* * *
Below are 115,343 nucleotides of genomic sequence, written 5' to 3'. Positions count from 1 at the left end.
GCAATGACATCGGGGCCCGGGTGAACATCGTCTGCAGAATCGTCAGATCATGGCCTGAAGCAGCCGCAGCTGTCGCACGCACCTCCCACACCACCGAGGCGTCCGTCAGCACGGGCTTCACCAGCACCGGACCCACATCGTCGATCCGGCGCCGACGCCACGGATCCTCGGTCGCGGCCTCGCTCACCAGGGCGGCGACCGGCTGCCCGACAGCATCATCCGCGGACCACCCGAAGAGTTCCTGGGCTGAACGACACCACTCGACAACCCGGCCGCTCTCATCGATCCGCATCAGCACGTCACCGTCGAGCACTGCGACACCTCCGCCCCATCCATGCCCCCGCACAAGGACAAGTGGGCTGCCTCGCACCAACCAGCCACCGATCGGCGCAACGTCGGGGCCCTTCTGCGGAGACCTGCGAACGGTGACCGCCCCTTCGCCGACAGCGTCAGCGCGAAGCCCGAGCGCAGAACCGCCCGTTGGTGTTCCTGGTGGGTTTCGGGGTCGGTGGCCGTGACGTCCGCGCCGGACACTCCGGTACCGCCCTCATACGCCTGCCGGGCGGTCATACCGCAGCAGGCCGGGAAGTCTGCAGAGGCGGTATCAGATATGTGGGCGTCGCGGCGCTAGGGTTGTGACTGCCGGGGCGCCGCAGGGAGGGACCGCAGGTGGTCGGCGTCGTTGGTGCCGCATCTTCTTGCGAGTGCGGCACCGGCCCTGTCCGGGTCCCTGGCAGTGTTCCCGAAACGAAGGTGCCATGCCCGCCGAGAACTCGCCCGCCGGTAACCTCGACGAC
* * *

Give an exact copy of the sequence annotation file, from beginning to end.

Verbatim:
Below are 115,343 nucleotides of genomic sequence, written 5' to 3'. Positions count from 1 at the left end.
GCAATGACATCGGGGCCCGGGTGAACATCGTCTGCAGAATCGTCAGATCATGGCCTGAAGCAGCCGCAGCTGTCGCACGCACCTCCCACACCACCGAGGCGTCCGTCAGCACGGGCTTCACCAGCACCGGACCCACATCGTCGATCCGGCGCCGACGCCACGGATCCTCGGTCGCGGCCTCGCTCACCAGGGCGGCGACCGGCTGCCCGACAGCATCATCCGCGGACCACCCGAAGAGTTCCTGGGCTGAACGACACCACTCGACAACCCGGCCGCTCTCATCGATCCGCATCAGCACGTCACCGTCGAGCACTGCGACACCTCCGCCCCATCCATGCCCCCGCACAAGGACAAGTGGGCTGCCTCGCACCAACCAGCCACCGATCGGCGCAACGTCGGGGCCCTTCTGCGGAGACCTGCGAACGGTGACCGCCCCTTCGCCGACAGCGTCAGCGCGAAGCCCGAGCGCAGAACCGCCCGTTGGTGTTCCTGGTGGGTTTCGGGGTCGGTGGCCGTGACGTCCGCGCCGGACACTCCGGTACCGCCCTCATACGCCTGCCGGGCGGTCATACCGCAGCAGGCCGGGAAGTCTGCAGAGGCGGTATCAGATATGTGGGCGTCGCGGCGCTAGGGTTGTGACTGCCGGGGCGCCGCAGGGAGGGACCGCAGGTGGTCGGCGTCGTTGGTGCCGCATCTTCTTGCGAGTGCGGCACCGGCCCTGTCCGGGTCCCTGGCAGTGTTCCCGAAACGAAGGTGCCATGCCCGCCGAGAACTCGCCCGCCGGTAACCTCGACGAC